LONDON (Reuters) - European Commission officials have rejected the City of London’s proposal to strike a post-Brexit free trade deal on financial services, a major blow to Britain’s hopes of keeping full access to EU markets for one of the world’s top two financial centres.
The decision increases the likelihood that the City will trade with Europe under less favourable terms and could accelerate corporate contingency plans to move more operations to the continent from London.
Since Britain voted to leave the EU 19 months ago, some of the world’s most powerful finance companies in London have been searching for a way to preserve the existing cross-border flow of trading after it leaves the bloc in 2019.
Officials from the European Union’s executive told British financiers in meetings in recent weeks they won’t agree to a deal that would allow finance companies to operate in each others’ markets without barriers because Britain has said it will leave the single market, according to two people who attended the meetings.
The City’s plan proposed that Britain and the EU would allow cross border trade in financial services on the condition that each side preserve regulatory standards in line with the best international standards. This model would be maintained by close co-operation between regulators and financial policymakers.
The proposals are the most detailed on how a long-term agreement on financial services with the EU may work after Brexit, with papers setting out how a pact could be structured and policed, and it has been endorsed by Britain’s Brexit minister David Davis.
But EU officials are dismissive of any trade models that would see Britain retain similar levels of market access while leaving the single market regime.
“They have made it very clear to us that this is unacceptable to them,” said one senior British finance executive present at one of the meetings. “This was our best and frankly only proposal. We don’t have a plan B.”
Sterling slipped against the dollar and euro on Wednesday on news of the rejection.
Britain’s vast financial services looks set to be one of the most divisive areas in the Brexit negotiations, with Britain demanding a generous deal while the EU refuses to shift from its insistence that Britain’s red lines — such as ending the free movement of workers from the EU — make that impossible.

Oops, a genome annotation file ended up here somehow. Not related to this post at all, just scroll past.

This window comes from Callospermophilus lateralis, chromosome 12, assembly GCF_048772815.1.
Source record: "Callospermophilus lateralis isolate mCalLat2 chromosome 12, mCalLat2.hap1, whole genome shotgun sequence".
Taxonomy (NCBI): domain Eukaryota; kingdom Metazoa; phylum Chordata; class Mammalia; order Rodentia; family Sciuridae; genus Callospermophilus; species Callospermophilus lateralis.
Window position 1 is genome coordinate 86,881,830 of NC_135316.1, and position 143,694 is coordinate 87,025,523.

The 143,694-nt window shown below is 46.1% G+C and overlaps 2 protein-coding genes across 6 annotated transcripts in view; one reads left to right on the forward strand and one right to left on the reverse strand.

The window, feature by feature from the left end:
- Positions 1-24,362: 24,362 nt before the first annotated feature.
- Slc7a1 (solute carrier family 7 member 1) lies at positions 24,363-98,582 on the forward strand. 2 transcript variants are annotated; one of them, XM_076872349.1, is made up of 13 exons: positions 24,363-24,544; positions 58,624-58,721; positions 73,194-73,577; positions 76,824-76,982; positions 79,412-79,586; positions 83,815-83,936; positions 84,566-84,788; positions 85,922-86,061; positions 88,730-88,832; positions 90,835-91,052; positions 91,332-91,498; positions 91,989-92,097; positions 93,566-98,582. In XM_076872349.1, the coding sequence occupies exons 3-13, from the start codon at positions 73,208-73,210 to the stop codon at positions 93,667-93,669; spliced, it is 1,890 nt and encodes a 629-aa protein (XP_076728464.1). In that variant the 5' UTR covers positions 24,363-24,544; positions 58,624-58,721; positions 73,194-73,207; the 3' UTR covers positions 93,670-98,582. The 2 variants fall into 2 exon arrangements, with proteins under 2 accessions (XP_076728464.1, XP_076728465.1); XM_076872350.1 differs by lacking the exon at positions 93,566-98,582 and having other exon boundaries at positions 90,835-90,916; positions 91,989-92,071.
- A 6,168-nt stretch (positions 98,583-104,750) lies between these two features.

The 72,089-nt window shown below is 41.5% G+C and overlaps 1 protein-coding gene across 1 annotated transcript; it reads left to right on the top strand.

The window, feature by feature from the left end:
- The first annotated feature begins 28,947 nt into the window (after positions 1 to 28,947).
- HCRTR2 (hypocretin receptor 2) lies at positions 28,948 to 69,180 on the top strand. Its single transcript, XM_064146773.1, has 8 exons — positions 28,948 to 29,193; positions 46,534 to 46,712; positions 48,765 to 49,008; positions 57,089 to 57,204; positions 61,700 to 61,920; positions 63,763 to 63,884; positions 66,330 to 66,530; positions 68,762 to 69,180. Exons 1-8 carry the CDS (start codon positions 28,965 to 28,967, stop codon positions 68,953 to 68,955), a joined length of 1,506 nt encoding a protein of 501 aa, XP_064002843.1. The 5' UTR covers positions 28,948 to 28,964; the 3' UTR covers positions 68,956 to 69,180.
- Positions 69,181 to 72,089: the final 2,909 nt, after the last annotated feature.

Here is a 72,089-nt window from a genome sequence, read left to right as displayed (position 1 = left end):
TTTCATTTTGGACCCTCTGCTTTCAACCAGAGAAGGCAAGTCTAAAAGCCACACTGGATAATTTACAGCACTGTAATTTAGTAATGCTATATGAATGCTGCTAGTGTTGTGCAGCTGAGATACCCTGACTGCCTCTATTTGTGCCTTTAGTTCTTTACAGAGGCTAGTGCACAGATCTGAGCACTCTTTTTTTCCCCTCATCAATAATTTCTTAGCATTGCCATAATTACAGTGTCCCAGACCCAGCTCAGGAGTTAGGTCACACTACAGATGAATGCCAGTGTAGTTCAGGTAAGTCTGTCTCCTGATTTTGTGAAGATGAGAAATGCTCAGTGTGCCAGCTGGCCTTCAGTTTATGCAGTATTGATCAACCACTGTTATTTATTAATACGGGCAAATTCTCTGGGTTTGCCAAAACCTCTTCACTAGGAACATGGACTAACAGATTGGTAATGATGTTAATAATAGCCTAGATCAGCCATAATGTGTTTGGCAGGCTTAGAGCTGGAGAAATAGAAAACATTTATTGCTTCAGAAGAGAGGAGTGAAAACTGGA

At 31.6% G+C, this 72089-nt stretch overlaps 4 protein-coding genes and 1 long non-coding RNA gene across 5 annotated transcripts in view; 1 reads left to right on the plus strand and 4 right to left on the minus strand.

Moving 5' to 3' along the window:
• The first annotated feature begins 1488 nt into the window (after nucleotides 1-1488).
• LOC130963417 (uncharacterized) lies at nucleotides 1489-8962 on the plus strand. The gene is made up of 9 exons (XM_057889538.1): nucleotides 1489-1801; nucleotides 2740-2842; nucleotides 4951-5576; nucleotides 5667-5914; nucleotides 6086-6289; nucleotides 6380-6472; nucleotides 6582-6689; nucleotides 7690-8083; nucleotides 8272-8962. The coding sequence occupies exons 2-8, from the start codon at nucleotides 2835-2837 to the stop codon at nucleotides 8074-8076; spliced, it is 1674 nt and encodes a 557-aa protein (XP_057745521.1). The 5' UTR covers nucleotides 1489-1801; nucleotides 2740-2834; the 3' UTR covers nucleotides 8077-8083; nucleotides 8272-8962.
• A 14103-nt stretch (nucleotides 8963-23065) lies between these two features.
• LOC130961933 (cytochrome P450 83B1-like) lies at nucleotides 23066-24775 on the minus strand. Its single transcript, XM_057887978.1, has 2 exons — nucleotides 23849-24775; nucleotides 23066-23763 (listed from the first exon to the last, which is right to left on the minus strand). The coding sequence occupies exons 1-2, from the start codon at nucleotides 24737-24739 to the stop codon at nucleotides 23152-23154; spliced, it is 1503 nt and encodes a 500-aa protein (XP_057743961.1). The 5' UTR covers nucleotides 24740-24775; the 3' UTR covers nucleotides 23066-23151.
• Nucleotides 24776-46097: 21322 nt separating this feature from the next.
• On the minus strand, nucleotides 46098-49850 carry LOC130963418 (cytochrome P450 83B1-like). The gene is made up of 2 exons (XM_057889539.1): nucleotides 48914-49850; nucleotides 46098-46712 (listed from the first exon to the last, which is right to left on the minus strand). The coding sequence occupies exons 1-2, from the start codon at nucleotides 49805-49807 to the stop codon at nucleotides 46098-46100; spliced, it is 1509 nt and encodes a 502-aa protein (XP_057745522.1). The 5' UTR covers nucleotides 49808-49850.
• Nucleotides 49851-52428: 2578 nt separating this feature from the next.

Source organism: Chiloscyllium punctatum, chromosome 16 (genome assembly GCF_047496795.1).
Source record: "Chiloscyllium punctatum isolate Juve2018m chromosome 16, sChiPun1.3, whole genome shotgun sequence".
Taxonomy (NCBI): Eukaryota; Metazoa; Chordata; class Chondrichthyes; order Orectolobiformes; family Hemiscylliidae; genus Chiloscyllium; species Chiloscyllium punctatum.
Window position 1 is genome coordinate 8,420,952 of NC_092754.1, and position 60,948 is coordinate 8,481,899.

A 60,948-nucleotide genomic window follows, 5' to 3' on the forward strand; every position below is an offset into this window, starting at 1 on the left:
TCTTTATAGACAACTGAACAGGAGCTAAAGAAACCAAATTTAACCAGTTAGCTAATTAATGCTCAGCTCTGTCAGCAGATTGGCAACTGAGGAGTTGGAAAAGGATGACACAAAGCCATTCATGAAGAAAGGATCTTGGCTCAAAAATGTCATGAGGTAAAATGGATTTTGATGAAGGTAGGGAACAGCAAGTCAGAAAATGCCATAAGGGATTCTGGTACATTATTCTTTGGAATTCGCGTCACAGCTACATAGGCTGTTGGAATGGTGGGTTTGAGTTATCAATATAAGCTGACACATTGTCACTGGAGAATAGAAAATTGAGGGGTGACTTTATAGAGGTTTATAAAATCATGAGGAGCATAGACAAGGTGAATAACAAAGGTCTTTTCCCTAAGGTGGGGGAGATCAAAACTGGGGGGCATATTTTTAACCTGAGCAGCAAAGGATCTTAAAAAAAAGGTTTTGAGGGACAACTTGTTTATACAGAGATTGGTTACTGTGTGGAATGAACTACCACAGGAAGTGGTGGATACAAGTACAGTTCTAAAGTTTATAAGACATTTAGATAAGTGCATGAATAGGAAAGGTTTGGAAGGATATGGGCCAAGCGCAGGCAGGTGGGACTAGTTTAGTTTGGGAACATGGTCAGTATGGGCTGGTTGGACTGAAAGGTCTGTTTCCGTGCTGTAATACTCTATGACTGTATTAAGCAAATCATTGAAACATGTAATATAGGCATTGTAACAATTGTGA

Britain is currently home to the world’s largest number of banks and hosts the largest commercial insurance market. About six trillion euros (£5.3 trillion), or 37 percent, of Europe’s financial assets are managed in the UK capital, almost twice the amount of its nearest rival, Paris.
In addition, London dominates Europe’s 5.2 trillion euro investment banking industry.
But unless it can secure a trade deal, for all its geographic proximity, Europe’s largest financial capital will end up adrift with the same access to the EU as other countries like Singapore.
Britain’s finance minister Philip Hammond warned Europe last week that hurting London’s financial centre would push business to New York and Singapore to the detriment of Europe as a whole, and he called for a bespoke trade deal with the EU.
The rejection of the proposed trade deal represents a second setback for the City of London, which had initially pinned hopes on Britain maintaining “passporting” in financial services after Brexit.
This means finance executives may have to rely on what it known as equivalence. The legal mechanism allows countries from outside the EU to access the single market in limited circumstances but access is patchy and can be revoked at short notice.
European Union negotiators see no room for discussion with Britain on passporting, diplomats in Brussels said on Wednesday.
Mark Hoban, a former City minister who chaired the body that wrote the blueprint, acknowledged it was ambitious but said it has the interest of government and was being discussed by EU states.
“There is agreement that the existing third country regime does not provide a robust basis for maintaining high levels of trade,” Hoban told Reuters.
The Commission did not immediately respond to requests for comment.
The rejection of the proposals may reinforce the view among some finance executives that they must plan for a worst-case scenario by moving more of their pan-European operations to the continent.
Many are already unhappy with the government for failing to clearly spell out what it views as its preferred trading relationship with the EU.
A lawyer who helped negotiate the last implemented trade deal with the European Union also said Britain should temper its expectation of securing a wide-ranging deal on financial services.
Christophe Bondy, the senior legal counsel during Canada’s negotiations for a trade deal with the EU, said Canada worked very hard to achieve a high standard trade deal with the EU, but still ended up with modest outcomes in financial services.
Editing by Guy Faulconbridge and Matthew Mpoke Bigg